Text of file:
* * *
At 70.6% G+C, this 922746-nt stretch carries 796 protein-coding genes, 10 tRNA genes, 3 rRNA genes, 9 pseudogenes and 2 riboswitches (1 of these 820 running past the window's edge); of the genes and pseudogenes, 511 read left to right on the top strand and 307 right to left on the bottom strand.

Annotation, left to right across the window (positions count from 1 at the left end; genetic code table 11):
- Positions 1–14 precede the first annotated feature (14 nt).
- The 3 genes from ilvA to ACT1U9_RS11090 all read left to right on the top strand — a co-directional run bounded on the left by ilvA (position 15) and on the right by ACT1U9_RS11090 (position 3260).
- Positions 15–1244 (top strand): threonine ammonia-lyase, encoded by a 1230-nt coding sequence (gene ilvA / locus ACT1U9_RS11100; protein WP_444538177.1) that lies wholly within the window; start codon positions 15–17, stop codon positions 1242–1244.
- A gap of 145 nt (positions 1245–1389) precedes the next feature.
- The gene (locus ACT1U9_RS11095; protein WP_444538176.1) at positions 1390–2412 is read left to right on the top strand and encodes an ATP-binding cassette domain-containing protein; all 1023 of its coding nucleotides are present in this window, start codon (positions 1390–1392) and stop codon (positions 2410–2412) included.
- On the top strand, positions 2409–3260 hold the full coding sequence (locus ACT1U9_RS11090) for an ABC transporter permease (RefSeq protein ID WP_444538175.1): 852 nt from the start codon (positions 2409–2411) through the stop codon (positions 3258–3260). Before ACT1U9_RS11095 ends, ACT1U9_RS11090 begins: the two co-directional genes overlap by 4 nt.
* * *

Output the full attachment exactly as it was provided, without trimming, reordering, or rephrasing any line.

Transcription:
At 70.6% G+C, this 922746-nt stretch carries 796 protein-coding genes, 10 tRNA genes, 3 rRNA genes, 9 pseudogenes and 2 riboswitches (1 of these 820 running past the window's edge); of the genes and pseudogenes, 511 read left to right on the top strand and 307 right to left on the bottom strand.

Annotation, left to right across the window (positions count from 1 at the left end; genetic code table 11):
- Positions 1–14 precede the first annotated feature (14 nt).
- The 3 genes from ilvA to ACT1U9_RS11090 all read left to right on the top strand — a co-directional run bounded on the left by ilvA (position 15) and on the right by ACT1U9_RS11090 (position 3260).
- Positions 15–1244 (top strand): threonine ammonia-lyase, encoded by a 1230-nt coding sequence (gene ilvA / locus ACT1U9_RS11100; protein WP_444538177.1) that lies wholly within the window; start codon positions 15–17, stop codon positions 1242–1244.
- A gap of 145 nt (positions 1245–1389) precedes the next feature.
- The gene (locus ACT1U9_RS11095; protein WP_444538176.1) at positions 1390–2412 is read left to right on the top strand and encodes an ATP-binding cassette domain-containing protein; all 1023 of its coding nucleotides are present in this window, start codon (positions 1390–1392) and stop codon (positions 2410–2412) included.
- On the top strand, positions 2409–3260 hold the full coding sequence (locus ACT1U9_RS11090) for an ABC transporter permease (RefSeq protein ID WP_444538175.1): 852 nt from the start codon (positions 2409–2411) through the stop codon (positions 3258–3260). Before ACT1U9_RS11095 ends, ACT1U9_RS11090 begins: the two co-directional genes overlap by 4 nt.